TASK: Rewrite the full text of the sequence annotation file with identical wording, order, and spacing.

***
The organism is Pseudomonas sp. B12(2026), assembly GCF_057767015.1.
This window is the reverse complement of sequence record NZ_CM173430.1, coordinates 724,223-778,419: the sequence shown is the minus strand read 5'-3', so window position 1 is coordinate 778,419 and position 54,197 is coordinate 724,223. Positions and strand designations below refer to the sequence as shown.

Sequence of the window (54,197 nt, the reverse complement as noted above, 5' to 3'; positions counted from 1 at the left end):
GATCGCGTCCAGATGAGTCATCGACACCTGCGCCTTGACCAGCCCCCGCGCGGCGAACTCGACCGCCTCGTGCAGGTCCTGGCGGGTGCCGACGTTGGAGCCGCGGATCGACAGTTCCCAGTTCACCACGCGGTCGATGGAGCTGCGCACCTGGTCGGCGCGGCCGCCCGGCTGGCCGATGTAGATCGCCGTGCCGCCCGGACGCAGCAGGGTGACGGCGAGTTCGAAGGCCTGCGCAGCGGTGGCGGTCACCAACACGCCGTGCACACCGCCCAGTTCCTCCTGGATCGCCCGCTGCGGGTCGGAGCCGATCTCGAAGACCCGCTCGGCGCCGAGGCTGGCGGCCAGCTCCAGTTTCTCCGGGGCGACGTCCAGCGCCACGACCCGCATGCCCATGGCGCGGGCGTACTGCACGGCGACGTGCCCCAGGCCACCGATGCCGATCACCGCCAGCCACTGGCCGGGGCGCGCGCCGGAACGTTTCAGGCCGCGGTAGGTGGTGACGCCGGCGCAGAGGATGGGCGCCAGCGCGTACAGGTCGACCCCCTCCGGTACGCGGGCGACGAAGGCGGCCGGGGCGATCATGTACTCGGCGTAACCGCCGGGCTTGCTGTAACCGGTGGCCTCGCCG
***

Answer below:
The organism is Pseudomonas sp. B12(2026), assembly GCF_057767015.1.
This window is the reverse complement of sequence record NZ_CM173430.1, coordinates 724,223-778,419: the sequence shown is the minus strand read 5'-3', so window position 1 is coordinate 778,419 and position 54,197 is coordinate 724,223. Positions and strand designations below refer to the sequence as shown.

Sequence of the window (54,197 nt, the reverse complement as noted above, 5' to 3'; positions counted from 1 at the left end):
GATCGCGTCCAGATGAGTCATCGACACCTGCGCCTTGACCAGCCCCCGCGCGGCGAACTCGACCGCCTCGTGCAGGTCCTGGCGGGTGCCGACGTTGGAGCCGCGGATCGACAGTTCCCAGTTCACCACGCGGTCGATGGAGCTGCGCACCTGGTCGGCGCGGCCGCCCGGCTGGCCGATGTAGATCGCCGTGCCGCCCGGACGCAGCAGGGTGACGGCGAGTTCGAAGGCCTGCGCAGCGGTGGCGGTCACCAACACGCCGTGCACACCGCCCAGTTCCTCCTGGATCGCCCGCTGCGGGTCGGAGCCGATCTCGAAGACCCGCTCGGCGCCGAGGCTGGCGGCCAGCTCCAGTTTCTCCGGGGCGACGTCCAGCGCCACGACCCGCATGCCCATGGCGCGGGCGTACTGCACGGCGACGTGCCCCAGGCCACCGATGCCGATCACCGCCAGCCACTGGCCGGGGCGCGCGCCGGAACGTTTCAGGCCGCGGTAGGTGGTGACGCCGGCGCAGAGGATGGGCGCCAGCGCGTACAGGTCGACCCCCTCCGGTACGCGGGCGACGAAGGCGGCCGGGGCGATCATGTACTCGGCGTAACCGCCGGGCTTGCTGTAACCGGTGGCCTCGCCG